Larson: I did see Jason demonstrating the fugitive emission sensors, the wireless devices, is that more of what you're talking about? Or is that a little bit?

Colpo: That is exactly what I'm not going to talk about.

Larson: Well, yeah. Well, he did say they were coming later this year. So, he's already told 1000 people from the stage, so I guess I can still enter that contest. But yeah, that's okay. You can toe the company line. But I think that that's tremendous, because I think fugitive emissions is one of the things that that needs more attention. Because when you think of methane having, you know, an order of magnitude more effect than carbon dioxide as a as a greenhouse gas, it's a critical thing to get up to 100 years.

Colpo: Oh, yeah.

Larson: And it persists longer as well.

Colpo: That's true.

Larson: So, we'll look forward to more information on that, when it's when it's ready later this year is I understand soon.

Colpo: It'll be soon. 

Larson: So, that sounds great. Well, it sounds sorry, I didn't mean to pull the covers off too far. But the Jason did it ahead of you, so I think we'll be okay. What are the strategies and best practices are oil and gas companies using to better manage their performance and director investments against these twin objectives? 

Colpo: Yeah, well, I'll return to the point I made about external dependencies. So, any progress requires investment and then investment needs to be carried by the company's cash flow. So, various strategies make sense only when somewhere along the timeline that the board has set up for each of the maintenance milestones, so not everything can be done at once. It will be impossible and risky. So, we have to ask ourselves what should be done first? So, it's well-known that there are four main methods of abating greenhouse gases, and these are based on the eliminate, reduce, substitute and compensate method. So, I'm going to apologize, this is going to be a little bit hard to find a lot of detail here, but I assure everyone it's worth knowing.

The first is monitoring, compliance, and mitigating those fugitive emissions and reducing unplanned flaring as much as possible. So, that's all the eliminate, then you've got optimization and electrification. We'll talk more about those later, and they solve the reduce, includes transitioning your products and fuel imports, soo transitioning to biofuels, renewable products, and things like renewable hydrogen, and also includes carbon capture and sequestration. So, compensation, the last one, that's more about carbon credits and the capture of CO2. So, my style is optimization is the low-hanging fruit in this sort of tree of strategies. So optimization, or as we prefer to look at industrial autonomous, is itself a large topic, but it has many components that can be implemented much sooner than some of the less dependencies and provides positive cash flow in the shortest time. So, as you were saying, Keith, that can help provide some of the capital as required for the other levers, we will be implementing later on the program.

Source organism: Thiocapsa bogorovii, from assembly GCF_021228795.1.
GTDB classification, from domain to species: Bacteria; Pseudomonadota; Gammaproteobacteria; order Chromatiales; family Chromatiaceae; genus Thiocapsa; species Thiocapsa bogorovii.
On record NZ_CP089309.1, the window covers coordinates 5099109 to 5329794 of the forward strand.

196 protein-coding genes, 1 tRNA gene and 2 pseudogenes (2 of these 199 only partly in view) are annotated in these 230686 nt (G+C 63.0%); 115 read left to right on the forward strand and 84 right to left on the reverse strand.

Larson: That makes sense. Look, turning from the sustainability to the more fully autonomous that you were talking about, the industrial autonomous. You've described kind of, while we're talking about sets of fours, there's a four step maturity model on autonomy.

Colpo: Five.

Larson: Is it five? Okay, maybe there's five. Alright, now we got all kinds of surprises. Can you kind of walk us through those five stages of maturity, and how an oil and gas companies maturity on that scale can really correlate with improved sustainability performance and not be mutually exclusive?

Colpo: Yeah. Yeah. Love to so. So, our maturity model for autonomous operations was proposed by Jason, our CTO. We have been using it to help us and to help our customers better focus our efforts. And so, it does have five layers. So, it's a big topic, I'm finding it a big challenge to simplify it.

Larson: we're only we're only covering the the vague outlines  of it at this point, I'm afraid. We'll do five more on these.

Colpo: I'll come back. We won't cover it now, and I'll certainly do my best here.

So, we have five layers. So, the first, and we have to acknowledge that most upstream players are at three  or above, and many of the elements of these five are implemented by many of our customers, so no judgment, it's just a, it's just a way of labeling and focusing our efforts.

Larson: Sure. It's a journey, different people are at different corners in the road, but this is the full road.

Colpo: You can be implementing elements of the top one and not done all of the elements of the third layer. Anyway, it's good to have a framework, so you can sort of tick off all of the opportunities and work out some of these interdependence.

Larson: Absolutely.